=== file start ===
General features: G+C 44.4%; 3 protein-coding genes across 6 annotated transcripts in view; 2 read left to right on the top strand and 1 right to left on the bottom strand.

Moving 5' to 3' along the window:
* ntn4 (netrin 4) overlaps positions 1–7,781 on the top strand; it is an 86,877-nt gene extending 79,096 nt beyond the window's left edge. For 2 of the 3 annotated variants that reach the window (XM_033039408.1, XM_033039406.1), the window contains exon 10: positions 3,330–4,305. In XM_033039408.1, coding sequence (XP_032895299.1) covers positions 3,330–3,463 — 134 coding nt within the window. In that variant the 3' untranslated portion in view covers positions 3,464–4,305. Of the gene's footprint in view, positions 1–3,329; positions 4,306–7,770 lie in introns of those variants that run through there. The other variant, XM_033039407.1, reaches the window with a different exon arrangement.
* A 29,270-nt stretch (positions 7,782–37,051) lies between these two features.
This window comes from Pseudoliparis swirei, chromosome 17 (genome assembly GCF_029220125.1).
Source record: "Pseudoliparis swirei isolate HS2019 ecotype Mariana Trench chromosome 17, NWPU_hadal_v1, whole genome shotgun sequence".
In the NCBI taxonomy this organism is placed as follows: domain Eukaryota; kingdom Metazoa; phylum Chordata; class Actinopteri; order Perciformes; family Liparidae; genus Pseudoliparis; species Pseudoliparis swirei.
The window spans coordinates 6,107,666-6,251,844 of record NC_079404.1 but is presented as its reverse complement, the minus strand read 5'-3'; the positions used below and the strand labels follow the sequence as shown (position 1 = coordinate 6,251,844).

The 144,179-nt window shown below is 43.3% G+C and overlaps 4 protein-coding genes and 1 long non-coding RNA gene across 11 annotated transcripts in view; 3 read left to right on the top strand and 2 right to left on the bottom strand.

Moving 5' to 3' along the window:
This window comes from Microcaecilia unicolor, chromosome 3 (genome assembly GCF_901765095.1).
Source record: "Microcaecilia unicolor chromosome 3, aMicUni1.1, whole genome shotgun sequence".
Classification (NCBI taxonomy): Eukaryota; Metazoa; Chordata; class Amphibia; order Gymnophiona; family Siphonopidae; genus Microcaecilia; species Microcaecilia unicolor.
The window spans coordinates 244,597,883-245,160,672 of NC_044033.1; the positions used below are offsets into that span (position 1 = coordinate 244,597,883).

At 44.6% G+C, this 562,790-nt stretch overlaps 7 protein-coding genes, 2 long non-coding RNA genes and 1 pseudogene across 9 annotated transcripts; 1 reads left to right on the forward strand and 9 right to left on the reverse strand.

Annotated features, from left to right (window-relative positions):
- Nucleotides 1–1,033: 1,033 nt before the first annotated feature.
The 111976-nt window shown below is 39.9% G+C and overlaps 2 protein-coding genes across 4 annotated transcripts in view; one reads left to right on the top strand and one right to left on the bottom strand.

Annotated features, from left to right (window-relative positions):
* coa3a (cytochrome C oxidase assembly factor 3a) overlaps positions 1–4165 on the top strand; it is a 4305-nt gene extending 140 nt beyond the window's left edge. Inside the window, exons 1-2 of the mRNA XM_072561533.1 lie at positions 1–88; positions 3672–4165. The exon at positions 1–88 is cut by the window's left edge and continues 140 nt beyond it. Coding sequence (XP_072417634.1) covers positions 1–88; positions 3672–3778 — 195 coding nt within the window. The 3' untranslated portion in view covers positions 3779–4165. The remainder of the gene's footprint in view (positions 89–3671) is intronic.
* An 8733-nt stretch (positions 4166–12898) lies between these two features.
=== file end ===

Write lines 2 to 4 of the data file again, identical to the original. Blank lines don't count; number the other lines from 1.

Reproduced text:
Moving 5' to 3' along the window:
* ntn4 (netrin 4) overlaps positions 1–7,781 on the top strand; it is an 86,877-nt gene extending 79,096 nt beyond the window's left edge. For 2 of the 3 annotated variants that reach the window (XM_033039408.1, XM_033039406.1), the window contains exon 10: positions 3,330–4,305. In XM_033039408.1, coding sequence (XP_032895299.1) covers positions 3,330–3,463 — 134 coding nt within the window. In that variant the 3' untranslated portion in view covers positions 3,464–4,305. Of the gene's footprint in view, positions 1–3,329; positions 4,306–7,770 lie in introns of those variants that run through there. The other variant, XM_033039407.1, reaches the window with a different exon arrangement.
* A 29,270-nt stretch (positions 7,782–37,051) lies between these two features.